Nor was that the only time that evening that familiar, drawn visage was cast in flickering light across the screen. La Sombra Prohibida, written and directed by José Luis Alemán as a follow up to 2010’s La Herencia Valdemar, also featured a guest appearance by the man of the hour. For such a famously xenophobic individual, he sure got around. (A third Lovecraft, under the guise of Carter, can be seen in the short film Shadow of the Unnameable.)
La Sombra Prohibida was also the festival’s only on-screen appearance of Lovecraft’s most famous creation (unless you count the flatulent green knickknack in Call of Nature). This one was not adapted from any Lovecraft story in particular, but it remains deeply steeped in Mythos, as evidenced by the floorboard-shaking appearance of everybody’s favourite Great Old One whose name rhymes with ‘Lulu’. It’s lucky those Mythos underpinnings were there; otherwise, the audience might have been toppled within the first twenty minutes. The quarter-hour recap at the start of the film, rattling off names and shifting alliances at breakneck speed, made it no easier to follow the quick cuts and heavy exposition that characterized Sombra‘s first half. It seemed to owe as great a debt to the telenovela as it did to Cthulhu. However, the film remained visually lush, baroque, and generally unignorable, even if some of the finer points would be lost on an audience of the uninitiated.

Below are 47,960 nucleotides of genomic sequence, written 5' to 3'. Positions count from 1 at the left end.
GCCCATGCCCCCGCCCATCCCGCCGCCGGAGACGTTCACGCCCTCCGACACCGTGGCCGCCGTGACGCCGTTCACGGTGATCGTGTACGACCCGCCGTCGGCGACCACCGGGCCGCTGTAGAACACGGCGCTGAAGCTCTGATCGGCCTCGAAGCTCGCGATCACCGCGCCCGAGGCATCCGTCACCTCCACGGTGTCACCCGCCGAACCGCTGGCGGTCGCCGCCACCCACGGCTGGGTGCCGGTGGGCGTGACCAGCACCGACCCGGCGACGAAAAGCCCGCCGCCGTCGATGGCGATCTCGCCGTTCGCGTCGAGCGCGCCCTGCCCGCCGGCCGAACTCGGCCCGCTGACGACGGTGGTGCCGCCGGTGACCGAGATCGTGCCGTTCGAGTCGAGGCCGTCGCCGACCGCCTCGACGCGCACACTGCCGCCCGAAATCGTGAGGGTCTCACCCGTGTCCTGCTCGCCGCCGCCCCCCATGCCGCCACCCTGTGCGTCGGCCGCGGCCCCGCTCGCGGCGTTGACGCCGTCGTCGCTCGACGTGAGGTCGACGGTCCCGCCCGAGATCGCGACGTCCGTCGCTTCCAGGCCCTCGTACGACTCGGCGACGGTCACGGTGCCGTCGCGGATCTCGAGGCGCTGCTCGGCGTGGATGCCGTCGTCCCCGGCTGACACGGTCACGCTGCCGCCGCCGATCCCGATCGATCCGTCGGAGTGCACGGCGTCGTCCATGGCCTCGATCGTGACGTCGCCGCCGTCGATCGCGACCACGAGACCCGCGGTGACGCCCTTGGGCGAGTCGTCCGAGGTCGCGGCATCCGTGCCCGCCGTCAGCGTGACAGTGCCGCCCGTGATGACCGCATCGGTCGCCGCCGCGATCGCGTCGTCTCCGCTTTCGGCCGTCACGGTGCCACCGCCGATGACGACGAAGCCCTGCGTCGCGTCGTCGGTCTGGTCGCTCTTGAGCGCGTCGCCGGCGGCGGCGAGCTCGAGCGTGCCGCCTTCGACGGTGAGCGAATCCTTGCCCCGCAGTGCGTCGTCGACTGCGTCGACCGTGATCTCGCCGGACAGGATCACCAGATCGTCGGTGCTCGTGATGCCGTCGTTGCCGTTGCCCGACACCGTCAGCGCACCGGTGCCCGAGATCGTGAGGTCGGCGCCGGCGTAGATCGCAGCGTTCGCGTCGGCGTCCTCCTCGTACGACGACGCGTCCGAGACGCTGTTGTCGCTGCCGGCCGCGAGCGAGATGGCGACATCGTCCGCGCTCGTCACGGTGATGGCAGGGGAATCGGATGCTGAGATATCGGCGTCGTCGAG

Meanwhile, Sombra‘s amber and cyan colour palette seemed to pay tribute to another Lovecraftian Spanish-language filmmaker, who, as it happened, was the judge for the short films shown at the festival. The jolliest of horror visionaries, Guillermo Del Toro, presented the awards via video. Ever gregarious, he wanted to award three filmmakers with the top prize, but ended up reluctantly bumping one down to second place. This film was Joseph Nanni’s Black Goat, a tightly-storyboarded short Del Toro described as “reminiscent of Algernon Blackwood”. The two winners were Static Aeons by Gib Patterson – Del Toro praised its “echoes of urban fear” – and what seemed to be the audience favourite, Christopher Saphire and Don Thiel’s schizophrenic re-imagining of Edgar Allan Poe’s “The Raven”, which Del Toro aptly described as “Barton Fink meets Mario Bava meets Edgar Allan Poe.” There was another short that I would have singled out for special mention: Michael Shlain’s take on “Pickman’s Model”, which hyper-efficiently packs all of the horror of the original tale into a two-minute film, with only a single line of dialogue.
The other short films shown were Rick Tillman’s stop-motion Call of Nature, addressed lovingly to “the only festival that understands”; Will Wright’s evocation-with-a-twist, The Ritual; Theo P. Stefanski’s surreal stop-motion Idle Worship, and two longer films. Shadow of the Unnameable, directed by Sasha Renninger, brought a slick aesthetic to Lovecraft’s cemetery tale – the special effects evoke one part graphic novel, one part pop-up book, and one part shadow play. Finally, Curse of Yig was an earnest approach to one of Lovecraft’s more traditional tales, managing to coax an impressive amount of atmosphere out of the essentially ludicrous concept of a vengeful Native American snake-god.